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MBM Tool & Machine Co. produces complex parts that require removing substantial volumes of metal without distortion.
When it purchased this 10,000-rpm, five-axis machining center, MBM substantially expanded its work envelope and reduced its average machining time per part by 15-20 percent.
MBM Tool has also expanded the lights-out production capacity of its high speed, horizontal, four-axis machine by using an automatic pallet system with tombstone fixtures.
Starting with thick slabs of cast aluminum, Cyclone Manufacturing Inc. (Mississauga, Ontario) machines honeycombed airframe sections that incorporate many thin-walled features.
The rapid evolution of aircraft designs creates constant challenges for companies that manufacture aerospace components. Many airframe structures that formerly were composed of assembled components are now machined in single pieces from large aluminum billets. On the shop floor, this entails producing larger parts with more complex features.
Improving metal removal rates for particular machining operations is a goal pursued by every machine shop. This is especially true in the production of aerospace parts that typically require converting 70-80 percent of the original stock to chips. When hogging out a large volume of aluminum at slower speeds, substantial heat may be transferred to a workpiece. Under this heat stress, structural walls of honeycombed airframe parts and other thin features may be distorted.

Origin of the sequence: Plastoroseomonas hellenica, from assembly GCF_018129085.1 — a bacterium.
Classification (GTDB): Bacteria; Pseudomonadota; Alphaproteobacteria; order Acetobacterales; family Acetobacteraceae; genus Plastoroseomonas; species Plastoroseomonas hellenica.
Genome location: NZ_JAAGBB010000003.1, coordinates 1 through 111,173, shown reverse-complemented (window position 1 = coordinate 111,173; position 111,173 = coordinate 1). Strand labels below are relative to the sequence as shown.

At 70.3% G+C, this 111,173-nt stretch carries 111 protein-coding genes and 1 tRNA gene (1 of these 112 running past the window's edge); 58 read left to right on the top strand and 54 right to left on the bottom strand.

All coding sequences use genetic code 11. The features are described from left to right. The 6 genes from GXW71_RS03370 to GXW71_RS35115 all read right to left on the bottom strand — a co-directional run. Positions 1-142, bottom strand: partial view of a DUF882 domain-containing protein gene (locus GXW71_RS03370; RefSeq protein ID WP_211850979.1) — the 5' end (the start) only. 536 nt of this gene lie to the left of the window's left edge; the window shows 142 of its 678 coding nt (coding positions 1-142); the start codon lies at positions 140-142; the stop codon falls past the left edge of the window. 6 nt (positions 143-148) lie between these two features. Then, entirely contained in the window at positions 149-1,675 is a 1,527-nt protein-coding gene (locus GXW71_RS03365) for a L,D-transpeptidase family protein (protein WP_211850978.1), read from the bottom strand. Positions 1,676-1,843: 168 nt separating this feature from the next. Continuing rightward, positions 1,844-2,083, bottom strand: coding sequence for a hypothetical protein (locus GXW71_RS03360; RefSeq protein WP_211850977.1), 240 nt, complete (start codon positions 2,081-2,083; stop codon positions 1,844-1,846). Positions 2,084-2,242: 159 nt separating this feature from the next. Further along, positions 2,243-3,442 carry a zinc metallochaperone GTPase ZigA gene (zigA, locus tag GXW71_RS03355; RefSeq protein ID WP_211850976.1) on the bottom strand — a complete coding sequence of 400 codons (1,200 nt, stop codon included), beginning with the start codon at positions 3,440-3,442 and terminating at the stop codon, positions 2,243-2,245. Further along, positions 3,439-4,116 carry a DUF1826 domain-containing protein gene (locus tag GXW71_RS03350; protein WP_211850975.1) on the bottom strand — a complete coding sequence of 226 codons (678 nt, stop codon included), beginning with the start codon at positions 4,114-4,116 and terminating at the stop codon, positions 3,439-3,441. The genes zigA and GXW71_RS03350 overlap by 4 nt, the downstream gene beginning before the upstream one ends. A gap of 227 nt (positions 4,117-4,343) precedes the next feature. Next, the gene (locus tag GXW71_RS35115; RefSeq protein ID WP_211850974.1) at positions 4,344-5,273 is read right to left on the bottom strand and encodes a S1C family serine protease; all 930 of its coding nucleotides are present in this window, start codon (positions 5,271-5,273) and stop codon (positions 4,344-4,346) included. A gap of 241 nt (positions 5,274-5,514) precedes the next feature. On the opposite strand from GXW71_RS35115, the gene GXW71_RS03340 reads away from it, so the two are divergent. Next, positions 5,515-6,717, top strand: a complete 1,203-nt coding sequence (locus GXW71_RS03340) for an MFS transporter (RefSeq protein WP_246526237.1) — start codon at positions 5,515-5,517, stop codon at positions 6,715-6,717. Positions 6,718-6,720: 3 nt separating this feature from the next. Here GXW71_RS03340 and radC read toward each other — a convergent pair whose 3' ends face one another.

For this reason, taking lighter cuts at higher spindle speeds represents as significant an advantage in milling soft aluminum as it does when milling hardened steels. But this advantage can't be fully exploited without machine tools specifically designed to rapidly negotiate the complex contours of airframe parts. While aerospace shops have been machining such parts for many years, their work isn't always performed with five-axis machines.
With the machine tool technology available today, however, the trade-offs necessary to perform five-axis work with three- or four-axis equipment can place a shop at a competitive disadvantage. For example, conventional, three-axis machines may require multiple setups or complicated fixturing to machine complex parts. Additionally, a three-axis machining center that uses a tilting rotary table for five-axis work may be quite limited with regard to the size and weight of workpieces that it can accept.
A Tale of Two Shops